Grapevine (Vitits vinifera) transcriptomic response to black rot (Guignardia bidwellii) infection

Black rot caused by Guignardia bidwellii is an important fungal disease of grapevine. Due to the lack of information about the disease, the facilities for prevention and defense are limited. We also know little about plant resistance sources. The pest is a fungus with pseudothecia, which also has a picnidial form. Hosts of the fungus are different Vitis- and Parthenocissus- species. The pest shows symptoms at green and developing parts of the vine (leaf, stem). Primary sources of infection are the pseudothecia and picnidia overwintering on plant residues, the shriveled berries. In the spreading of the disease water-borne picnoconidia play the central role.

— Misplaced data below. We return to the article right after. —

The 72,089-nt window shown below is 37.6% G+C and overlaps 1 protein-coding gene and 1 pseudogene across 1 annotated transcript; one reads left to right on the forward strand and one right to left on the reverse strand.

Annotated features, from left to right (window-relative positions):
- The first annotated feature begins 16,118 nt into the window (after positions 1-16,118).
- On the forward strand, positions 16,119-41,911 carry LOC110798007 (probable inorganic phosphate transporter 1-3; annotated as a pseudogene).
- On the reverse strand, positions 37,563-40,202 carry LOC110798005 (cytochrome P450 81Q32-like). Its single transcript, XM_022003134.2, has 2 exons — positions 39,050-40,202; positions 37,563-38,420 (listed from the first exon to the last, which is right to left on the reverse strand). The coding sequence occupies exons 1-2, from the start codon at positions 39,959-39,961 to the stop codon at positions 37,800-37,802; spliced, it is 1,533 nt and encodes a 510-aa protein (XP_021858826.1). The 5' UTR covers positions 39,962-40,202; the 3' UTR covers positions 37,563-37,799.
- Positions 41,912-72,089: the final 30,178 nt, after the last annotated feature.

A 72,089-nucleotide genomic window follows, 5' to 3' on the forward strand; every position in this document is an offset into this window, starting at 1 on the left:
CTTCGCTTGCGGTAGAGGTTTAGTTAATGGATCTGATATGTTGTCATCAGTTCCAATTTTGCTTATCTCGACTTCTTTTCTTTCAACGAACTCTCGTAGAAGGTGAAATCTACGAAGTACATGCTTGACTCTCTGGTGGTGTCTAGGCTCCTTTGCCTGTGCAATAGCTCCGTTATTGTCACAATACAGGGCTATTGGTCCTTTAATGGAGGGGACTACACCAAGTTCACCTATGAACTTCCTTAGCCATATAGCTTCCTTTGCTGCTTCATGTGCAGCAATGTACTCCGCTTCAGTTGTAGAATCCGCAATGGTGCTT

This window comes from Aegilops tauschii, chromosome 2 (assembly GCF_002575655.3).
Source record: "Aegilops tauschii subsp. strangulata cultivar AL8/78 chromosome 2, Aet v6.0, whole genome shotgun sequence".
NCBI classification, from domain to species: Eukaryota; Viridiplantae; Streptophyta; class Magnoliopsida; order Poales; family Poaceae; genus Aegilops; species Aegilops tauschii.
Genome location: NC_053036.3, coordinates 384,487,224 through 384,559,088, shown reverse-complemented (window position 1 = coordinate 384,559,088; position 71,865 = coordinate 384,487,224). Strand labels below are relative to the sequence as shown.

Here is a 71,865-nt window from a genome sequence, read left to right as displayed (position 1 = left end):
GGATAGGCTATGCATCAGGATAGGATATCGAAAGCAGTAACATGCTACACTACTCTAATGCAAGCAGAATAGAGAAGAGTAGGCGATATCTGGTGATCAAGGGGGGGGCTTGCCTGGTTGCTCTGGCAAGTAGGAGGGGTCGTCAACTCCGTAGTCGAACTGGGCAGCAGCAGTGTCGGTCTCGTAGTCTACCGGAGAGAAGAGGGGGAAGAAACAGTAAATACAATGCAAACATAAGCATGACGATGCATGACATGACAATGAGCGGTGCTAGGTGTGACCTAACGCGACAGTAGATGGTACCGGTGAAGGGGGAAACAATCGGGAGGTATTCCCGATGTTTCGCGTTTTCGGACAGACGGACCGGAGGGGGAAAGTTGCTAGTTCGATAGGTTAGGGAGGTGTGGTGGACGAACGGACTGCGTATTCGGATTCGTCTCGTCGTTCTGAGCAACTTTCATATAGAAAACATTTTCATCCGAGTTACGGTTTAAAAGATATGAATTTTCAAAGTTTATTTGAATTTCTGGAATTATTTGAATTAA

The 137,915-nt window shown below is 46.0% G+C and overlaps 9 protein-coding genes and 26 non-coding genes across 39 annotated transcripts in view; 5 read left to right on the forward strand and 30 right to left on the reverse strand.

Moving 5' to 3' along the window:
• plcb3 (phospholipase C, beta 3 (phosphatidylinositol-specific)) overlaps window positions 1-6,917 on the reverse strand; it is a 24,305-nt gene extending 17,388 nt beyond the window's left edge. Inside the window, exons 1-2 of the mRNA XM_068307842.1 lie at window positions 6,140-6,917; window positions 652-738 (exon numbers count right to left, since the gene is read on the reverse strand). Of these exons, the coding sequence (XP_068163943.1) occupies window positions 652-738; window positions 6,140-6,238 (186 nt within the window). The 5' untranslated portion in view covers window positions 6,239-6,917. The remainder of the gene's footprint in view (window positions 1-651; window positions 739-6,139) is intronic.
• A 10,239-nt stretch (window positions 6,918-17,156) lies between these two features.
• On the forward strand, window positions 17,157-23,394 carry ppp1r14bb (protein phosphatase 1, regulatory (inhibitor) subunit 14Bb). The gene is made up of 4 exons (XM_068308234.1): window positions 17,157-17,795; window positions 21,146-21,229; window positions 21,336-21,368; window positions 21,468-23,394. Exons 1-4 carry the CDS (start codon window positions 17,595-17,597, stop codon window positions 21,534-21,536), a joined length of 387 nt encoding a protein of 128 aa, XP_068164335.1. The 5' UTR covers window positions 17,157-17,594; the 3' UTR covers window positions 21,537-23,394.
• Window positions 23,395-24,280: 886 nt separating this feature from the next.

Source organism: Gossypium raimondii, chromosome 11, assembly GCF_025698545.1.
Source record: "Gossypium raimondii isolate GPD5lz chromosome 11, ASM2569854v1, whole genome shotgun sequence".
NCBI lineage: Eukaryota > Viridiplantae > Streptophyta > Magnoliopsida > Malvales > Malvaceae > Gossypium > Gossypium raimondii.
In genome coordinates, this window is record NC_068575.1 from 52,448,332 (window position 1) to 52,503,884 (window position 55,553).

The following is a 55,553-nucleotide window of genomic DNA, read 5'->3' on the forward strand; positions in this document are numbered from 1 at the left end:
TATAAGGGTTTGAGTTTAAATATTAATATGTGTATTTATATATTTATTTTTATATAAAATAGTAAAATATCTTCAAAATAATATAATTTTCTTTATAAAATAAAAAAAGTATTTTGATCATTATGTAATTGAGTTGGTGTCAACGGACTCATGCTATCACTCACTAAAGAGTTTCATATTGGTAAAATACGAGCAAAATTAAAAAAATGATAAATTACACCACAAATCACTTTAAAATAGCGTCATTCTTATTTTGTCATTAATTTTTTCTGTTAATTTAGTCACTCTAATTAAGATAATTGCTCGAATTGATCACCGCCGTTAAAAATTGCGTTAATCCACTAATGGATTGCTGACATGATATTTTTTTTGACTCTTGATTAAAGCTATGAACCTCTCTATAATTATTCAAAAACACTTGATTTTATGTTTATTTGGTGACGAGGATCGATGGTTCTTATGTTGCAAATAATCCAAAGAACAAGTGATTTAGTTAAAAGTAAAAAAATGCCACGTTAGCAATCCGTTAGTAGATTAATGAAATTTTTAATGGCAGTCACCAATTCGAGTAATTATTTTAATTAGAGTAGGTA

Our primary goal is to understand the biological background of the relationship between the vine and the black rot pathogen. For this, beside integrating the results of the genetic mapping works, we are planning to examine the vine’s response to black rot at the transcriptome level.  By identifying the genes that are either over- or underexpressed when infected with Guignardia bidwellii, we would like to help marker-developement and marker assisted selection in grape breeding. To observe the RNA-level response we artificially infect resistant and susceptible genotypes with black rot, and than take samples at different times to examine them with high-throughput RNA- sequencing. The result of the proposed work is to identify resistance gene candidates, which enables the development markers that can be used directly in breeding, thus creating varieties with higher yield, better nutritional value and pest resistance.